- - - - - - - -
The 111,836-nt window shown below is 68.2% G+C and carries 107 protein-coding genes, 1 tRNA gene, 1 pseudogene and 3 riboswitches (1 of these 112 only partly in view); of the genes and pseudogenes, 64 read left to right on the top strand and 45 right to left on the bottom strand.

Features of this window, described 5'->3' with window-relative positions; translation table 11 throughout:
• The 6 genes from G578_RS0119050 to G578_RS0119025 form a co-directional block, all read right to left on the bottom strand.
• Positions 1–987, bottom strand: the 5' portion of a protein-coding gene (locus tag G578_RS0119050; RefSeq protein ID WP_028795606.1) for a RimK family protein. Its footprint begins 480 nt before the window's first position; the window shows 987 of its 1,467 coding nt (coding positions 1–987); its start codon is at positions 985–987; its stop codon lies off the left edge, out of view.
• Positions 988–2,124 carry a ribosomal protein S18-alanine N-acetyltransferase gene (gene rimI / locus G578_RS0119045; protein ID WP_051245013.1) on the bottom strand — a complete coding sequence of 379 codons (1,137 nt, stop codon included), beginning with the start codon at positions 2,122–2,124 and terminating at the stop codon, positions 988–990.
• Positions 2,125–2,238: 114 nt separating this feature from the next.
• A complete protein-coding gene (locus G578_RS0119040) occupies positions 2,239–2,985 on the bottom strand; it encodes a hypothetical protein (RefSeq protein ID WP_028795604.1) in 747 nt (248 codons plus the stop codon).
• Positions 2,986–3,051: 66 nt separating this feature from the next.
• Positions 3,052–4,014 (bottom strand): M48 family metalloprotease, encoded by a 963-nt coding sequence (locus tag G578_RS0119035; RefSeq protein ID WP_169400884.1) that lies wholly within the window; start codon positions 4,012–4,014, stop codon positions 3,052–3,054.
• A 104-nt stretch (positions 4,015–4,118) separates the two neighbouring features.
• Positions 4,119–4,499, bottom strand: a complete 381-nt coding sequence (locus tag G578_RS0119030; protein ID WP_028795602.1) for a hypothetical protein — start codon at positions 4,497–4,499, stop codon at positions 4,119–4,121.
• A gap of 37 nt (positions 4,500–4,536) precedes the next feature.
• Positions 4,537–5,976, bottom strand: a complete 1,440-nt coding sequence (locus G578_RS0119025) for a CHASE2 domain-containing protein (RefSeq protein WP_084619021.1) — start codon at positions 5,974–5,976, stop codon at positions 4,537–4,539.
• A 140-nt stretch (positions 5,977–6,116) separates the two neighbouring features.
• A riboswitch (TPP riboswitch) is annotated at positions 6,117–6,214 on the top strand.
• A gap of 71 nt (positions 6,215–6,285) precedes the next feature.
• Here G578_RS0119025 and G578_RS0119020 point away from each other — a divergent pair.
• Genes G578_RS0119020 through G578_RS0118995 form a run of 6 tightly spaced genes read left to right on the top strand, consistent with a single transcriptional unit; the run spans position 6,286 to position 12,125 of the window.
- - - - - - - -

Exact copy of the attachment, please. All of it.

The 111,836-nt window shown below is 68.2% G+C and carries 107 protein-coding genes, 1 tRNA gene, 1 pseudogene and 3 riboswitches (1 of these 112 only partly in view); of the genes and pseudogenes, 64 read left to right on the top strand and 45 right to left on the bottom strand.

Features of this window, described 5'->3' with window-relative positions; translation table 11 throughout:
• The 6 genes from G578_RS0119050 to G578_RS0119025 form a co-directional block, all read right to left on the bottom strand.
• Positions 1–987, bottom strand: the 5' portion of a protein-coding gene (locus tag G578_RS0119050; RefSeq protein ID WP_028795606.1) for a RimK family protein. Its footprint begins 480 nt before the window's first position; the window shows 987 of its 1,467 coding nt (coding positions 1–987); its start codon is at positions 985–987; its stop codon lies off the left edge, out of view.
• Positions 988–2,124 carry a ribosomal protein S18-alanine N-acetyltransferase gene (gene rimI / locus G578_RS0119045; protein ID WP_051245013.1) on the bottom strand — a complete coding sequence of 379 codons (1,137 nt, stop codon included), beginning with the start codon at positions 2,122–2,124 and terminating at the stop codon, positions 988–990.
• Positions 2,125–2,238: 114 nt separating this feature from the next.
• A complete protein-coding gene (locus G578_RS0119040) occupies positions 2,239–2,985 on the bottom strand; it encodes a hypothetical protein (RefSeq protein ID WP_028795604.1) in 747 nt (248 codons plus the stop codon).
• Positions 2,986–3,051: 66 nt separating this feature from the next.
• Positions 3,052–4,014 (bottom strand): M48 family metalloprotease, encoded by a 963-nt coding sequence (locus tag G578_RS0119035; RefSeq protein ID WP_169400884.1) that lies wholly within the window; start codon positions 4,012–4,014, stop codon positions 3,052–3,054.
• A 104-nt stretch (positions 4,015–4,118) separates the two neighbouring features.
• Positions 4,119–4,499, bottom strand: a complete 381-nt coding sequence (locus tag G578_RS0119030; protein ID WP_028795602.1) for a hypothetical protein — start codon at positions 4,497–4,499, stop codon at positions 4,119–4,121.
• A gap of 37 nt (positions 4,500–4,536) precedes the next feature.
• Positions 4,537–5,976, bottom strand: a complete 1,440-nt coding sequence (locus G578_RS0119025) for a CHASE2 domain-containing protein (RefSeq protein WP_084619021.1) — start codon at positions 5,974–5,976, stop codon at positions 4,537–4,539.
• A 140-nt stretch (positions 5,977–6,116) separates the two neighbouring features.
• A riboswitch (TPP riboswitch) is annotated at positions 6,117–6,214 on the top strand.
• A gap of 71 nt (positions 6,215–6,285) precedes the next feature.
• Here G578_RS0119025 and G578_RS0119020 point away from each other — a divergent pair.
• Genes G578_RS0119020 through G578_RS0118995 form a run of 6 tightly spaced genes read left to right on the top strand, consistent with a single transcriptional unit; the run spans position 6,286 to position 12,125 of the window.